Mardis Gras Indians Land in NC Beach Town

"Chief Albert Lambreaux: No Hum Bow, Don’t Know How" costume. In the pilot, the character returns to his devastated home six months after Katrina, enters, and emerges in this costume.

“Chief Albert Lambreaux: No Hum Bow, Don’t Know How” costume. In the pilot, the character returns to his devastated home six months after Katrina, enters, and emerges in this costume.

Towering feathered headdresses, intricate beaded panels, plumes, and miles and miles of ruffled edging adorn more than a dozen Mardis Gras Indians that are camping out until November 3 at the Cameron Art Museum in Wilmington, North Carolina.

The dazzling incarnations are all part of the exhibition, Well Suited: The Costumes of Alonzo V. Wilson for HBO’s ® Treme. Alonzo was on hand for the opening, where he explained the challenges he faced designing elaborate, 60-lb. Mardis Gras Indian costumes for the actors playing characters living in New Orleans’ Tremé neighborhood (the Third Ward) in the months after Hurricane Katrina.

The African-American men who bead the panels and feather the elaborate costumes for their Mardis Gras Indian tribes typically take all year to execute their visions, which reflect their position in the tribe (e.g. the Big Chief, Second Chief, Spy Boy, Wild Man). To meet HBO’s production schedule, Alonzo and his team often had a much shorter time to create the patches, headdresses, staffs, panels, and shoes for the script’s characters.

Alonzo Wilson explains how the cycle of life and the seasons are reflected on the beaded apron of the "Big Chief: Tree of Life" costume.

Alonzo Wilson explains how the cycle of life and the seasons are reflected on the beaded apron of the “Big Chief: Tree of Life” costume.

For the series, Alonzo felt it was important to embed part of each character’s story into the stories being told on the panels, even if the costume was only seen for a few minutes on TV. Thankfully, the exhibition (and our Flickr feed) lets you closely examine some of this character development-in-beadwork – a chief shedding a crystal tear for his hurricane-damaged home, a white buffalo evoking the return of bounty post-Katrina, and stunning use of hurricane weather symbols amidst a bold S.O.S.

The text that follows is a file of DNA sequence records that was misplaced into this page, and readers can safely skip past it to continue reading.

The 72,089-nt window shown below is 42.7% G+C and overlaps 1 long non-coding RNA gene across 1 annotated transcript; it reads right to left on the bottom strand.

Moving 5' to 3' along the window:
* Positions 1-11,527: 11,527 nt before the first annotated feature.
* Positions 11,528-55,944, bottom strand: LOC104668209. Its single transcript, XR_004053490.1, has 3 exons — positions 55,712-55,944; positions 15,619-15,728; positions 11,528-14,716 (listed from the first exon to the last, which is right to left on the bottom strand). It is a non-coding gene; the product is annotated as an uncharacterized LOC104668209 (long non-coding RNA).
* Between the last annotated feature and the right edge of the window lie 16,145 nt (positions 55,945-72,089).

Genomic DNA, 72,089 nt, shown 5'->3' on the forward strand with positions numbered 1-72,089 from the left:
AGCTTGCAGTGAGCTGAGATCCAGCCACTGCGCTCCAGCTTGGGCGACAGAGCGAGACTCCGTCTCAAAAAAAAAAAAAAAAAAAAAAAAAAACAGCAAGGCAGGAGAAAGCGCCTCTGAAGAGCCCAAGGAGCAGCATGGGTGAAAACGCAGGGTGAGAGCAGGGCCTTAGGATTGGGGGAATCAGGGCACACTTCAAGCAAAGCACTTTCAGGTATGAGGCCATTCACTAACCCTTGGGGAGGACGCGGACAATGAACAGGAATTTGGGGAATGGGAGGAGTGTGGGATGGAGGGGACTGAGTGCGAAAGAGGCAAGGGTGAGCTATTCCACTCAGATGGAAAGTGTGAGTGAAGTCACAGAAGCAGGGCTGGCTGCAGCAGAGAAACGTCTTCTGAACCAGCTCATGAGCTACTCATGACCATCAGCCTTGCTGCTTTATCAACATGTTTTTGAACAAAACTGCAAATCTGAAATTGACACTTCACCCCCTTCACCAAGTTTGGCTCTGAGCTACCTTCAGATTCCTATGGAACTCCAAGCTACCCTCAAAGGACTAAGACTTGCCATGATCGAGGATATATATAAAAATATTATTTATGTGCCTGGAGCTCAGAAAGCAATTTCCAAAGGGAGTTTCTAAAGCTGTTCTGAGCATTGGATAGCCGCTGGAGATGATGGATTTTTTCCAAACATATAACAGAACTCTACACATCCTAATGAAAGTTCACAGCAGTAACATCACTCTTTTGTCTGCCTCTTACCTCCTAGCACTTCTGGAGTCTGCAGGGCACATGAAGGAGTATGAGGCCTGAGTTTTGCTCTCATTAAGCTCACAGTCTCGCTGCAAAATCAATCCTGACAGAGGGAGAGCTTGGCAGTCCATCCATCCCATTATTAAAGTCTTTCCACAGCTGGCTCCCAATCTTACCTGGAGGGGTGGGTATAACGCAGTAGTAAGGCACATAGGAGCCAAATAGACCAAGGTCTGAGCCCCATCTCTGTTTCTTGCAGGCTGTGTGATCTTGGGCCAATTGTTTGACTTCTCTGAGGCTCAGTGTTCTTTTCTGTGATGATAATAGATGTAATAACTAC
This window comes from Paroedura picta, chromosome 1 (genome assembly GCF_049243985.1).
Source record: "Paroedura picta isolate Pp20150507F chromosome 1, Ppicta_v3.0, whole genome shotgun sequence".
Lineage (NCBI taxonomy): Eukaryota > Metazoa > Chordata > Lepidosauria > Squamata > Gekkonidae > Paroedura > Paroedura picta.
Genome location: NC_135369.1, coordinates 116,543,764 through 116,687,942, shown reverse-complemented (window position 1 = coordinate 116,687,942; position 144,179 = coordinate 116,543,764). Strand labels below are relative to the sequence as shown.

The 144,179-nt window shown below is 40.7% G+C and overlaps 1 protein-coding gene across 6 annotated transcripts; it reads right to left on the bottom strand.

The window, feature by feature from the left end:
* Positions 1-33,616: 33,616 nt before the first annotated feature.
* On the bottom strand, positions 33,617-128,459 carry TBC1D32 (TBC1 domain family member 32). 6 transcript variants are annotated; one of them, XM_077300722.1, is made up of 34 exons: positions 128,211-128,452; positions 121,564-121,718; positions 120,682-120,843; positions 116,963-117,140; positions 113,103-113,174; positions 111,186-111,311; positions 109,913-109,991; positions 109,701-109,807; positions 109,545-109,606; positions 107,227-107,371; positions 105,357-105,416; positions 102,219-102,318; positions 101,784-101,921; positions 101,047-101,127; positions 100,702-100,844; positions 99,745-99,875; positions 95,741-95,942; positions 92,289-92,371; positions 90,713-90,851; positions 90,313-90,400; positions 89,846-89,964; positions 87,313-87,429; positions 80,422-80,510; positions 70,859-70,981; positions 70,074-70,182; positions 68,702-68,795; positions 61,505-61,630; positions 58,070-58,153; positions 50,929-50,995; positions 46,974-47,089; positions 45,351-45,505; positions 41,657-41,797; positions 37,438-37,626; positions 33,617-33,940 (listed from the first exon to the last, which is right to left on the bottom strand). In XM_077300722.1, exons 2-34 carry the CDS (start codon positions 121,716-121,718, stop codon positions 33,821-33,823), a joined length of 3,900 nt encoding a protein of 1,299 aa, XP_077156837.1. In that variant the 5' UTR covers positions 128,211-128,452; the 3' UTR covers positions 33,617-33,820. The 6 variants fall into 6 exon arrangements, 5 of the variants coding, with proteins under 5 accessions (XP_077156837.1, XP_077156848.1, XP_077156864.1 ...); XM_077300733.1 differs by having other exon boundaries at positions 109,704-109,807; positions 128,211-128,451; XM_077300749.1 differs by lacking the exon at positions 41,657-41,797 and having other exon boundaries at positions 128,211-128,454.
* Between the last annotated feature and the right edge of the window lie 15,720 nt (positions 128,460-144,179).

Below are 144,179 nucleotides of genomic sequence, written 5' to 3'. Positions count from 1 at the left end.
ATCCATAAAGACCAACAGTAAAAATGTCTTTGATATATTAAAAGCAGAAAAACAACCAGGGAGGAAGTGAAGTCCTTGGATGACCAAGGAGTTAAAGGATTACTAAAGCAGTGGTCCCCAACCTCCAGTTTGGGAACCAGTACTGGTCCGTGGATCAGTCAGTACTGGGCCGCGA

Originally mounted by the Ogden Museum of Southern Art, curator Bradley Sumrall was impressed by Alonzo’s use of narrative that broke through the typical Hollywood stereotypes of African Americans and Indians. “We could have just done a show with traditional Mardi Gras Indian costumes, but Alonzo’s work had so much narrative built in.” With the mix of African-American, Native American, government, city, and current-event references, Bradley felt the layers of meaning in such intricate craftwork was an achievement worthy of a fine-art exhibition.

"Spy Boy: Katrina Memorial" costume. Feathers on lower half spell out "S.O.S.", the international distress signal, using the universal symbol for hurricanes from weather maps.

“Spy Boy: Katrina Memorial” costume. Feathers on lower half spell out the “S.O.S.” distress signal, using the universal weather-map symbol for hurricanes.

The NC stop for the show is a way for others to understand a bit more about New Orleans people, neighborhoods, and culture. Plus, Wilmington is Alonzo’s hometown. The movie and slide show inside the gallery provide an even deeper window into to this achievement – showing how Alonzo and his crew learned from the traditional craftsmen, shared new beading techniques, and received some “rescue help” from the locals when the production deadlines were too much to handle.

The exhibition all adds up to win-win storytelling about Alonzo, his team, New Orleans, and the Indians. Read an interview with Alonzo on the HBO blog and see behind-the-scenes production photos on page 40 of the Wilmington magazine Salt.

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2 thoughts on “Mardis Gras Indians Land in NC Beach Town

    • Your work is so inspiring (and so beautiful and thoughtful). Thanks to Bradley and Anne for arranging for us all to see new things through your eyes!

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